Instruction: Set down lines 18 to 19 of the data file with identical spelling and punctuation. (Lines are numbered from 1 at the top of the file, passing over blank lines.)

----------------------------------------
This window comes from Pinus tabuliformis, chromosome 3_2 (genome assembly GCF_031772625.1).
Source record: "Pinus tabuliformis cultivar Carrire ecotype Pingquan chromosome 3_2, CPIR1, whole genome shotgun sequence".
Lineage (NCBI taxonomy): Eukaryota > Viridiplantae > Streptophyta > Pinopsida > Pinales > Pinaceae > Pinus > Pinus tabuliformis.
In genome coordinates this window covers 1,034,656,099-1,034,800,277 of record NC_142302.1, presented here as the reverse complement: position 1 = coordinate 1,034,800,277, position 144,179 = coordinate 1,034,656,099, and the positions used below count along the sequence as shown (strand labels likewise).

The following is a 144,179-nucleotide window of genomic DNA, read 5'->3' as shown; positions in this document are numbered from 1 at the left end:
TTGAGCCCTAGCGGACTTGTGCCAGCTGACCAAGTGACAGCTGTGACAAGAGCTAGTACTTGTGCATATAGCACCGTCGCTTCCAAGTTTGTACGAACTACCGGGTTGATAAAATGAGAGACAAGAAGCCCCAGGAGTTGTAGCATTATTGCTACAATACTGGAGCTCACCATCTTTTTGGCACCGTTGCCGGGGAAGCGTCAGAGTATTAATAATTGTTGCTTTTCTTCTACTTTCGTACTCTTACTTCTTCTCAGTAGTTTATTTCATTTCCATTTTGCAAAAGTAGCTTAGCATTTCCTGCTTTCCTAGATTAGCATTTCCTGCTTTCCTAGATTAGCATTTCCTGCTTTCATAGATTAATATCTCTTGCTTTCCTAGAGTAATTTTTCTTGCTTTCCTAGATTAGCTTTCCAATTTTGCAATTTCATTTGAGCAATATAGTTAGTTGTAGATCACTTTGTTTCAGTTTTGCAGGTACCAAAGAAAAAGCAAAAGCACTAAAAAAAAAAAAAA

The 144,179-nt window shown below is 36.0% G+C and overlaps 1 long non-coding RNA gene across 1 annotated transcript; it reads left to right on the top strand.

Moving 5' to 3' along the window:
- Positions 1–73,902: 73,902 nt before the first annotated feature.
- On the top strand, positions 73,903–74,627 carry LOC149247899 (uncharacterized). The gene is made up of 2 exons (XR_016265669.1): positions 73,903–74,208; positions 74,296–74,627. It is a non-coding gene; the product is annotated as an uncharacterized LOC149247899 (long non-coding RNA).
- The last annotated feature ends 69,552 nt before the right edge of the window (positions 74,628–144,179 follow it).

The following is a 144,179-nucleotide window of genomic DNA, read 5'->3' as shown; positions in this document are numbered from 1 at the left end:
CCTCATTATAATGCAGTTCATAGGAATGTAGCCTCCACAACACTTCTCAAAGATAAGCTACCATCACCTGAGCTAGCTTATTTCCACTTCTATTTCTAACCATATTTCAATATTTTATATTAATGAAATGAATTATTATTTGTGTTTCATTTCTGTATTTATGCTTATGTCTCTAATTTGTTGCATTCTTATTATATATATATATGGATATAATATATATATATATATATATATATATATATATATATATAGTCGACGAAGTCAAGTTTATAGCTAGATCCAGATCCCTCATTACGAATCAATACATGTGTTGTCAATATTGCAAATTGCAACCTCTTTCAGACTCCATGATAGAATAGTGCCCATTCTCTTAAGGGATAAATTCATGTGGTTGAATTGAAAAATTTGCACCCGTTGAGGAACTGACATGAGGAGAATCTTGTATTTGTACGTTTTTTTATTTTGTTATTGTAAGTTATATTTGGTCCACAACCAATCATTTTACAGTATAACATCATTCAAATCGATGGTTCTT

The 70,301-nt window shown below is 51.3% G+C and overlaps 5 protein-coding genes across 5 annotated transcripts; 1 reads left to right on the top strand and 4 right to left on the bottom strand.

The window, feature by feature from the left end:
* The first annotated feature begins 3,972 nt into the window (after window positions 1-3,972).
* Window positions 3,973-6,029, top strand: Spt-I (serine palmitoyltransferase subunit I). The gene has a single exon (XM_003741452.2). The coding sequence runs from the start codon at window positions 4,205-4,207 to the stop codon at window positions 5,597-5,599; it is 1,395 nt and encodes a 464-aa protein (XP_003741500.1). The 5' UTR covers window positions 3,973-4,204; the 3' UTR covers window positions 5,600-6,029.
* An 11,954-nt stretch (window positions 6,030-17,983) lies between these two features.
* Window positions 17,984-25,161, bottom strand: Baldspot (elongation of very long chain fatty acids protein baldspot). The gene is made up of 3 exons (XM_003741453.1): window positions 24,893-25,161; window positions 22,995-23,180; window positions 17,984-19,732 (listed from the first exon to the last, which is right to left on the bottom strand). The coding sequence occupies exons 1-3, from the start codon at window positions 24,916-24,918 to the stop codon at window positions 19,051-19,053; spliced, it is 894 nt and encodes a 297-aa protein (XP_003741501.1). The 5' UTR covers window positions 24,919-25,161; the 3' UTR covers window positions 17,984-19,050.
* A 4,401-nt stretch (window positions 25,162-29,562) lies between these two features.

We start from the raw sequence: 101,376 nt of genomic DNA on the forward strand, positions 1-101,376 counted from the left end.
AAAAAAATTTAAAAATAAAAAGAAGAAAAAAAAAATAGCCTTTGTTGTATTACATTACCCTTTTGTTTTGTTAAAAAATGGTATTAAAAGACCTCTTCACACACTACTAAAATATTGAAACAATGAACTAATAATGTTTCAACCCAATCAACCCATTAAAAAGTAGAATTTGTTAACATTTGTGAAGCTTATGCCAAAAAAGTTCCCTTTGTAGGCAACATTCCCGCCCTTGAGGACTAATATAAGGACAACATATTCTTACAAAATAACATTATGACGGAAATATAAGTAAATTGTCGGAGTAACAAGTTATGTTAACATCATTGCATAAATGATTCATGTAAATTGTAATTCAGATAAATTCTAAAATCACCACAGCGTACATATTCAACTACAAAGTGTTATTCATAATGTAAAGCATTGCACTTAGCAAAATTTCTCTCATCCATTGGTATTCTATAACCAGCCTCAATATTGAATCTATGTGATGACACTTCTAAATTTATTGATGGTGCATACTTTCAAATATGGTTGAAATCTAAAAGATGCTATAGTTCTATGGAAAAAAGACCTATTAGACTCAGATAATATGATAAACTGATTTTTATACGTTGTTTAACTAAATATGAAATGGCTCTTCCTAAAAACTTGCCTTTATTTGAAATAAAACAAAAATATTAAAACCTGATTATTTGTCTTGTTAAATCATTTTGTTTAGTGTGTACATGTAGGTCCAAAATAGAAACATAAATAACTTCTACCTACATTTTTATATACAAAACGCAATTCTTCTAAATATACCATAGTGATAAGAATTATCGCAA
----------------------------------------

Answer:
* An 11,954-nt stretch (window positions 6,030-17,983) lies between these two features.
* Window positions 17,984-25,161, bottom strand: Baldspot (elongation of very long chain fatty acids protein baldspot). The gene is made up of 3 exons (XM_003741453.1): window positions 24,893-25,161; window positions 22,995-23,180; window positions 17,984-19,732 (listed from the first exon to the last, which is right to left on the bottom strand). The coding sequence occupies exons 1-3, from the start codon at window positions 24,916-24,918 to the stop codon at window positions 19,051-19,053; spliced, it is 894 nt and encodes a 297-aa protein (XP_003741501.1). The 5' UTR covers window positions 24,919-25,161; the 3' UTR covers window positions 17,984-19,050.